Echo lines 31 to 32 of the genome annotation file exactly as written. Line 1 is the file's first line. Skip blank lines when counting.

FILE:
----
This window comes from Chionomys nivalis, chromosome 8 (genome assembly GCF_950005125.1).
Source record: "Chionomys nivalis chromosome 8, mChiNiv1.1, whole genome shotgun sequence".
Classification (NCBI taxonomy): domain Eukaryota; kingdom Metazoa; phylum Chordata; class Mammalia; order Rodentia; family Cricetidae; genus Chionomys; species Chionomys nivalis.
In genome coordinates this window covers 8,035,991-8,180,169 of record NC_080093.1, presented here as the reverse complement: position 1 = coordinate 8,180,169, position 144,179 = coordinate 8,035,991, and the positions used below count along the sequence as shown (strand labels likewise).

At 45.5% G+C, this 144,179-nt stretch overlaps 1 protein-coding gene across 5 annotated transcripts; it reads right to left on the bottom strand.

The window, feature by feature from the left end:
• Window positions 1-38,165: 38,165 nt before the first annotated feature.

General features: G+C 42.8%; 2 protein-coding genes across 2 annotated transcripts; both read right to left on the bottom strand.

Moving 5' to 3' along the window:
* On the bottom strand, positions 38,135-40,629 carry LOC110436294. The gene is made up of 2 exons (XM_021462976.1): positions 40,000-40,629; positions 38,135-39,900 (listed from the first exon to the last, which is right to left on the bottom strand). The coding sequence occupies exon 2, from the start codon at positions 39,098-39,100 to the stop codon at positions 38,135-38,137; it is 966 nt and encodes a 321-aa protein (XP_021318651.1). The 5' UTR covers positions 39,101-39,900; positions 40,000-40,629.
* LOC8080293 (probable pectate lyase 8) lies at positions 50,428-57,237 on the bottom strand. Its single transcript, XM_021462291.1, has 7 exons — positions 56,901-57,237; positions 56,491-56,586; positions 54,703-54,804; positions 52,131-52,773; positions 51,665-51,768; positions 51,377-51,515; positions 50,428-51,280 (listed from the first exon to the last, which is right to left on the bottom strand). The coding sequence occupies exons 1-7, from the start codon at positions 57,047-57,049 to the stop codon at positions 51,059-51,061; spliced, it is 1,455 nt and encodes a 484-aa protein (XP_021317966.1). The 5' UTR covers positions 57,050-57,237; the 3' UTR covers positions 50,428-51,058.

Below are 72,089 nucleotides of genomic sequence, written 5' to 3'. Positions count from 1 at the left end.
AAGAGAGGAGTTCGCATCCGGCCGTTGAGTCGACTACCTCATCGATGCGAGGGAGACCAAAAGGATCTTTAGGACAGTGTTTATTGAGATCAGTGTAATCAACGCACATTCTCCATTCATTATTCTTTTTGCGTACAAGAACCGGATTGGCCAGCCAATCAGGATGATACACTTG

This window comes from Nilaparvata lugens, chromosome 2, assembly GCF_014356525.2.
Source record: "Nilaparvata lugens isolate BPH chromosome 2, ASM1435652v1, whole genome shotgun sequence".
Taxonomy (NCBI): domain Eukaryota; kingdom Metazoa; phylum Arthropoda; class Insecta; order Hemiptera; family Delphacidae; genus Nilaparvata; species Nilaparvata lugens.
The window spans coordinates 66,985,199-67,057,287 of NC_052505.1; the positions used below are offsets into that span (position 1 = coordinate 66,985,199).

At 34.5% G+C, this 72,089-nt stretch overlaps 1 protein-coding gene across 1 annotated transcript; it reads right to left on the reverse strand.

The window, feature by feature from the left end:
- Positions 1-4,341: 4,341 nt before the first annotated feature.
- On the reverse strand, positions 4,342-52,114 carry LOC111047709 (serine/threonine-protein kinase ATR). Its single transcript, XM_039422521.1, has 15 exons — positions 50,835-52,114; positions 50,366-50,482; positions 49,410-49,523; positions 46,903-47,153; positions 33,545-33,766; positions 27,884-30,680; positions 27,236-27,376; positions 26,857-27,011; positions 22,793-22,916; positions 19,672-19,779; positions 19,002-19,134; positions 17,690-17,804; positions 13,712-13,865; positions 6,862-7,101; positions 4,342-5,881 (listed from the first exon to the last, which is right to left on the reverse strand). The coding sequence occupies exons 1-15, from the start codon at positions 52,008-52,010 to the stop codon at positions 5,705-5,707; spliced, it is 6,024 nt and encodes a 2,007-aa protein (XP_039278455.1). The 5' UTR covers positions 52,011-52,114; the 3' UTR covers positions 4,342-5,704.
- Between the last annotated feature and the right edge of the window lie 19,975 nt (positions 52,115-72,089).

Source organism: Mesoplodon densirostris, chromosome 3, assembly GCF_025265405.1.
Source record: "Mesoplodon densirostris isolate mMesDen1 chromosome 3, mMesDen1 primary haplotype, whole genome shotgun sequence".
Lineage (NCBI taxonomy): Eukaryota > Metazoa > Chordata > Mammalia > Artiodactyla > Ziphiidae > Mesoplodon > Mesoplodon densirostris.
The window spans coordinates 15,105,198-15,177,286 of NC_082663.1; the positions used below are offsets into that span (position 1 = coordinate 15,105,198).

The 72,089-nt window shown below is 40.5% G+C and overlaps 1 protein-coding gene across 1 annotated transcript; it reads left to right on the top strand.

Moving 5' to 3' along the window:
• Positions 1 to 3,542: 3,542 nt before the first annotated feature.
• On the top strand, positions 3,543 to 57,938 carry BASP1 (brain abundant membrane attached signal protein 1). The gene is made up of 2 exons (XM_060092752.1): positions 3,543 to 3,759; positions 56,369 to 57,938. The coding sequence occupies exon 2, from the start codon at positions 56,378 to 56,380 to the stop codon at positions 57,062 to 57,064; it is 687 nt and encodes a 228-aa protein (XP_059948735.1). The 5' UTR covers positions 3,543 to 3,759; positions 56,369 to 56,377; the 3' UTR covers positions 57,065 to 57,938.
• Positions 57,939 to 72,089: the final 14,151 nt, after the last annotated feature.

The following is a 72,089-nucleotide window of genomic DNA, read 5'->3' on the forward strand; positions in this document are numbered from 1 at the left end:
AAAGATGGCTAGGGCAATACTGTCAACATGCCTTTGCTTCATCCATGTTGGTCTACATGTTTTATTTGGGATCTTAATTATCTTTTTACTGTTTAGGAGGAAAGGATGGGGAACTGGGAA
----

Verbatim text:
• Positions 57,939 to 72,089: the final 14,151 nt, after the last annotated feature.

The following is a 72,089-nucleotide window of genomic DNA, read 5'->3' on the forward strand; positions in this document are numbered from 1 at the left end: